With the winds still blowing hard in January, there are still fish to be caught. The water temperature should have dropped enough to bring in the schools of bluefish from the north. Bluefish will be from the beaches to one or two miles offshore. On days that the weather will allow, you can find bluefish cruising the near shore waters in larger schools. This will allow you to get out and bend some rods. They travel in schools looking for anything that swims to eat.
You can catch bluefish on smaller mullet, pilchards and sardines if you are a live bait fisherman. The faster the bait swims, the better the chances of hooking these fish. If you like to fish with artificial bait and lures, the bluefish will hit anything that is shiny and quickly retrieved. It doesn’t matter if you are using top water or sub-surface lures, they will hit them. Bluefish will also hit a silver spoon with a fast retrieve. Watch for birds diving and the bluefish will be in that area.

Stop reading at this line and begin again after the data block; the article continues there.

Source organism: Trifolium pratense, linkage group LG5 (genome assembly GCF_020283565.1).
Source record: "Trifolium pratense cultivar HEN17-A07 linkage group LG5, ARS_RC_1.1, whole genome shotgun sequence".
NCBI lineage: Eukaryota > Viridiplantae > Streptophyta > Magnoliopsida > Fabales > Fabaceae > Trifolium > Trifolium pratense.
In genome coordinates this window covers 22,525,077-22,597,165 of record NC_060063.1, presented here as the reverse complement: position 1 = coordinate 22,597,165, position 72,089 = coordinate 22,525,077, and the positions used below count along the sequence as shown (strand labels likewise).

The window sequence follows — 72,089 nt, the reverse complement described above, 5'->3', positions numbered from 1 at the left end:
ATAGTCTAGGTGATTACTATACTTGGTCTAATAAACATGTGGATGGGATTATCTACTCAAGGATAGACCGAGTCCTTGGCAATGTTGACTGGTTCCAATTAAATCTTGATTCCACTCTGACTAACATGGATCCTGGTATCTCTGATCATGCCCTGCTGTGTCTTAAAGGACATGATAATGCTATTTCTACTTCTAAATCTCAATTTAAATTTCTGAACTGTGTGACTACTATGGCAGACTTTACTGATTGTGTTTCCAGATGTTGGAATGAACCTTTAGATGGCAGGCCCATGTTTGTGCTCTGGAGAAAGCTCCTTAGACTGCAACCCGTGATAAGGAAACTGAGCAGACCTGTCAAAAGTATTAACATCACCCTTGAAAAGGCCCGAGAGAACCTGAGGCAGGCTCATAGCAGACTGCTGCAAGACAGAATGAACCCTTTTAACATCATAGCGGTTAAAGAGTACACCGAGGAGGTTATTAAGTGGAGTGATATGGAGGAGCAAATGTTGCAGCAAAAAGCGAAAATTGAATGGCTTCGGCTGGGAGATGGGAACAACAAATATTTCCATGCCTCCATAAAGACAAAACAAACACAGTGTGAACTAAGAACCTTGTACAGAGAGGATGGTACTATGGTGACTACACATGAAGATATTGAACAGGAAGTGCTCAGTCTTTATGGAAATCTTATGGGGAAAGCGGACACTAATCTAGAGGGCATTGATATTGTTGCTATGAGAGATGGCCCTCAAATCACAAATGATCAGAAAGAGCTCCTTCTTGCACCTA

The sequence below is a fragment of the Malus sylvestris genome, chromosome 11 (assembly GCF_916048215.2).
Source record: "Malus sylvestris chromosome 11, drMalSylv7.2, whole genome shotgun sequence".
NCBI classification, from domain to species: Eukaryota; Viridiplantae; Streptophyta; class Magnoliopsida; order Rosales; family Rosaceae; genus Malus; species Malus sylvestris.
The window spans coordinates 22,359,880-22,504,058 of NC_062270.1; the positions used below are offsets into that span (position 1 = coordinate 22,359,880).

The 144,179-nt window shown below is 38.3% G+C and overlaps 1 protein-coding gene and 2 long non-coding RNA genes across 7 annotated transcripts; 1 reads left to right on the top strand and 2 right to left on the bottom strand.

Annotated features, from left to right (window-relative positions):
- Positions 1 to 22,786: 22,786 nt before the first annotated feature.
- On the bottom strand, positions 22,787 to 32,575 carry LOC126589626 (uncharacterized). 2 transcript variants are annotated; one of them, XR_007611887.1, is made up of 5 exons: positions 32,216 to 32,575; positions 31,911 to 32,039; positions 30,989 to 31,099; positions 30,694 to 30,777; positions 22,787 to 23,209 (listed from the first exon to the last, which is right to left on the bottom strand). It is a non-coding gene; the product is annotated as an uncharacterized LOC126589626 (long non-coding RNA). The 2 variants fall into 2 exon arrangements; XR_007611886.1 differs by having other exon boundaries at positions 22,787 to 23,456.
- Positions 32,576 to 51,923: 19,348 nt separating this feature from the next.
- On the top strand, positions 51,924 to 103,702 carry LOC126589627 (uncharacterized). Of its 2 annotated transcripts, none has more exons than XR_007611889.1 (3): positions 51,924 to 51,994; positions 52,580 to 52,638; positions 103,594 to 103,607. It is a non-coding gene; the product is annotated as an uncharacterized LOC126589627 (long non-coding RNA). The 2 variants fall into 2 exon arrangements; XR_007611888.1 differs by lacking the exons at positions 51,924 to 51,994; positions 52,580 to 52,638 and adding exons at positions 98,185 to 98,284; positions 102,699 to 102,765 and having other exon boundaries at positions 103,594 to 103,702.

A good setup for these fish is a light 10-to-15-pound rod with about a 4000-size reel. I prefer using 10-pound mainline with 20-pound leader and a small barrel swivel. You will want to put a piece of #3 wire up to your hook or lures so you don’t get bit off due to their razor sharp teeth and attach the wire to the swivel.
On days that the winds subside and conditions allow for a run further offshore, look for the sailfish as they will still be in the area. There will possibly be some mahi mixed in with the sailfish. The best bet to get hooked up will be to troll ballyhoo from 90 feet on out towards the warmer Gulf Stream waters. If live baits can be found, such as big blue runners or sardines, they will improve your chances of hooking up with a sailfish or a nice mahi. If you pull a dredge or teaser in front of your baits, this will entice a deeper fish to come to the surface to check out your baits. The offshore bite will be good this time of year when you can get out.